Yet his poll numbers continued to tumble. Among white Catholic voters, a survey this week showed Trump’s lead over Biden narrowing to just five percentage points — an alarming development for the candidate who carried this group by a 23-point margin in 2016.

But in the death of Justice Ruth Bader Ginsburg, a fierce champion of women’s rights and left-wing legal icon, Trump and his conservative allies believe they’ve found a political Hail Mary.

On one hand, Trump and his aides are betting that Catholic voters will feel enough of a kinship with either of the women he is eyeing for the vacancy — 7th U.S. Circuit Court of Appeals Judge Amy Coney Barrett, a Catholic mother of seven, or 11th Circuit Judge Barbara Lagoa, a Catholic mother of three — that his nomination of one of them will lock in a majority of the Catholic vote just in time for the November election.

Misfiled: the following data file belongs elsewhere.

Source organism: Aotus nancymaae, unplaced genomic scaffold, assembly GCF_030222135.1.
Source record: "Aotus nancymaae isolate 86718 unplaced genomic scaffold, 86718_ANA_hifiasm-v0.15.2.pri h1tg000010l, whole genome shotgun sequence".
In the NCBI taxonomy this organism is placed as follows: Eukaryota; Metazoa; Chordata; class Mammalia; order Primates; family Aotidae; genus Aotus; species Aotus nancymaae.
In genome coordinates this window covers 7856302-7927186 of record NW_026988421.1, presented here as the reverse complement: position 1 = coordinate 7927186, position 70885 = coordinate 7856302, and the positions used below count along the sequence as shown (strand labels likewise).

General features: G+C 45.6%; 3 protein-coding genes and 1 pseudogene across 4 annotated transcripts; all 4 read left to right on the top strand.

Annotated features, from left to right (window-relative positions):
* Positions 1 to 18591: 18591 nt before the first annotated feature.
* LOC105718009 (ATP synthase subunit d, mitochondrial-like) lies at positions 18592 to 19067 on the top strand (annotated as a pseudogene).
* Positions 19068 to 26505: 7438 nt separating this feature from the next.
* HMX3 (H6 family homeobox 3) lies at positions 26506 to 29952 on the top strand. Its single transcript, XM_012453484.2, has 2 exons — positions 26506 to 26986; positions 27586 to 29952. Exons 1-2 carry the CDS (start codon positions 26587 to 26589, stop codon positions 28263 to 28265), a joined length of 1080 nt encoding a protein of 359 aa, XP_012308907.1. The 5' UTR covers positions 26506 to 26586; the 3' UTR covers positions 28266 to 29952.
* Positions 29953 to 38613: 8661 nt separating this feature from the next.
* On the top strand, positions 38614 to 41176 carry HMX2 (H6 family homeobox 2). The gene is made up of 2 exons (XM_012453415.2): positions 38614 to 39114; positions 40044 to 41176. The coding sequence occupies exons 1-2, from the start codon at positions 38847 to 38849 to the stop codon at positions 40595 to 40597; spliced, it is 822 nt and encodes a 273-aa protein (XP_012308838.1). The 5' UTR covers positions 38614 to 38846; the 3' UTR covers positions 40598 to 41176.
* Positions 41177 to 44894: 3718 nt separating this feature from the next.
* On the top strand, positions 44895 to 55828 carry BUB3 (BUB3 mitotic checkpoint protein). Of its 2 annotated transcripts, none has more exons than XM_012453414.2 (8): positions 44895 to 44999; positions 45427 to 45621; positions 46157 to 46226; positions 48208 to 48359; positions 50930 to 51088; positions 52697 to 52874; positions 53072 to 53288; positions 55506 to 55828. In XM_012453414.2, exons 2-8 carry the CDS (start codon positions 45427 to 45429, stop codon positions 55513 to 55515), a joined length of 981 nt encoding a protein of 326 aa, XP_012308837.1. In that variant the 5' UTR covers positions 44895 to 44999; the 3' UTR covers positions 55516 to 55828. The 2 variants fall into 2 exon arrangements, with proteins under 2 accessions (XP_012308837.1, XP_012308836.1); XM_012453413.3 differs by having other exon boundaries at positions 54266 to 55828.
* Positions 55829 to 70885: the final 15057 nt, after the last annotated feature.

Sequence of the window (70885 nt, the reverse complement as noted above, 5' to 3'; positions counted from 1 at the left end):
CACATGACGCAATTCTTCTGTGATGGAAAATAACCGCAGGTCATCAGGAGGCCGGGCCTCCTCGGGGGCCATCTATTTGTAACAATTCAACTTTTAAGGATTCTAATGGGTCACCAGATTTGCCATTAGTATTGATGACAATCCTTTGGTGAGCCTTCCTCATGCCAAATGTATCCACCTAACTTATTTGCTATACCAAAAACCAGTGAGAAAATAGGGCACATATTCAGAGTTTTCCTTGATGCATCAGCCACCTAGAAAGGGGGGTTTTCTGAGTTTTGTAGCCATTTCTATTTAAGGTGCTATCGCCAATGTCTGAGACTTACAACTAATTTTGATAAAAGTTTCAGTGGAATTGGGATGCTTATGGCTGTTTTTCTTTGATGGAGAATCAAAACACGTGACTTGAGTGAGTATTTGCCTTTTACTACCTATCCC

On the other hand, they are hoping Catholic voters who have already swung toward Biden, due to grievances with the president’s behavior or policies, will return to Trump’s column if the former vice president remains quiet as Senate Democrats and progressive activists knock the faith of his impending nominee.